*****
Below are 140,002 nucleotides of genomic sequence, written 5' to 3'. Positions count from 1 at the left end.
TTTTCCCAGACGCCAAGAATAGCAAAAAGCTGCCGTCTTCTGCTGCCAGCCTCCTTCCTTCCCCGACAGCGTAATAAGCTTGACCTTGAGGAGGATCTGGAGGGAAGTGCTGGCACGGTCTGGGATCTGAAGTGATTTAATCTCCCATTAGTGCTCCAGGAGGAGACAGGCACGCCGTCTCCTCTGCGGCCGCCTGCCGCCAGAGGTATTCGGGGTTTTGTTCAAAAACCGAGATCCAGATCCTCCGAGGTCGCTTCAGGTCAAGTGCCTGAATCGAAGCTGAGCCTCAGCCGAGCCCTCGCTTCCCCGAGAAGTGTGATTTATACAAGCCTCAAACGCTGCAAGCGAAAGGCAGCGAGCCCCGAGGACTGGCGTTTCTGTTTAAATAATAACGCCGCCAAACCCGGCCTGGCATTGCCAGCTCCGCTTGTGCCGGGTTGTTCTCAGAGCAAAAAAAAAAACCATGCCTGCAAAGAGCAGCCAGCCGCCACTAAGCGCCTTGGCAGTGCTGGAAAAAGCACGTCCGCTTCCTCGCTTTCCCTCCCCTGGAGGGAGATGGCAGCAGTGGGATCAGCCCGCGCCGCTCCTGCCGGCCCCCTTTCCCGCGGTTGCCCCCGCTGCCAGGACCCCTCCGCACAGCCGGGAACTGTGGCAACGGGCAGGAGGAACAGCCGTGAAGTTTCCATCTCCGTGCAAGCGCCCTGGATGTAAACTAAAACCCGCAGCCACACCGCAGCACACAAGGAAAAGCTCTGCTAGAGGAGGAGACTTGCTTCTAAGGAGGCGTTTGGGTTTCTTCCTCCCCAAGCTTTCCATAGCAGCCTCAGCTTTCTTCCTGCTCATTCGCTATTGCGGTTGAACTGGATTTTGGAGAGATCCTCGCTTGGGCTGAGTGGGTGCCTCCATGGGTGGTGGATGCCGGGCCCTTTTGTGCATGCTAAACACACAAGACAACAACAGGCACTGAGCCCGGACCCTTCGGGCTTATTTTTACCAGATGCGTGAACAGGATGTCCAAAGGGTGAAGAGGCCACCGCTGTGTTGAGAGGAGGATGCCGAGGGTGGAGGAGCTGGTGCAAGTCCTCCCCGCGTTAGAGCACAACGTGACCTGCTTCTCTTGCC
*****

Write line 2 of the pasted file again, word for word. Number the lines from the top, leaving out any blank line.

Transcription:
TTTTCCCAGACGCCAAGAATAGCAAAAAGCTGCCGTCTTCTGCTGCCAGCCTCCTTCCTTCCCCGACAGCGTAATAAGCTTGACCTTGAGGAGGATCTGGAGGGAAGTGCTGGCACGGTCTGGGATCTGAAGTGATTTAATCTCCCATTAGTGCTCCAGGAGGAGACAGGCACGCCGTCTCCTCTGCGGCCGCCTGCCGCCAGAGGTATTCGGGGTTTTGTTCAAAAACCGAGATCCAGATCCTCCGAGGTCGCTTCAGGTCAAGTGCCTGAATCGAAGCTGAGCCTCAGCCGAGCCCTCGCTTCCCCGAGAAGTGTGATTTATACAAGCCTCAAACGCTGCAAGCGAAAGGCAGCGAGCCCCGAGGACTGGCGTTTCTGTTTAAATAATAACGCCGCCAAACCCGGCCTGGCATTGCCAGCTCCGCTTGTGCCGGGTTGTTCTCAGAGCAAAAAAAAAAACCATGCCTGCAAAGAGCAGCCAGCCGCCACTAAGCGCCTTGGCAGTGCTGGAAAAAGCACGTCCGCTTCCTCGCTTTCCCTCCCCTGGAGGGAGATGGCAGCAGTGGGATCAGCCCGCGCCGCTCCTGCCGGCCCCCTTTCCCGCGGTTGCCCCCGCTGCCAGGACCCCTCCGCACAGCCGGGAACTGTGGCAACGGGCAGGAGGAACAGCCGTGAAGTTTCCATCTCCGTGCAAGCGCCCTGGATGTAAACTAAAACCCGCAGCCACACCGCAGCACACAAGGAAAAGCTCTGCTAGAGGAGGAGACTTGCTTCTAAGGAGGCGTTTGGGTTTCTTCCTCCCCAAGCTTTCCATAGCAGCCTCAGCTTTCTTCCTGCTCATTCGCTATTGCGGTTGAACTGGATTTTGGAGAGATCCTCGCTTGGGCTGAGTGGGTGCCTCCATGGGTGGTGGATGCCGGGCCCTTTTGTGCATGCTAAACACACAAGACAACAACAGGCACTGAGCCCGGACCCTTCGGGCTTATTTTTACCAGATGCGTGAACAGGATGTCCAAAGGGTGAAGAGGCCACCGCTGTGTTGAGAGGAGGATGCCGAGGGTGGAGGAGCTGGTGCAAGTCCTCCCCGCGTTAGAGCACAACGTGACCTGCTTCTCTTGCC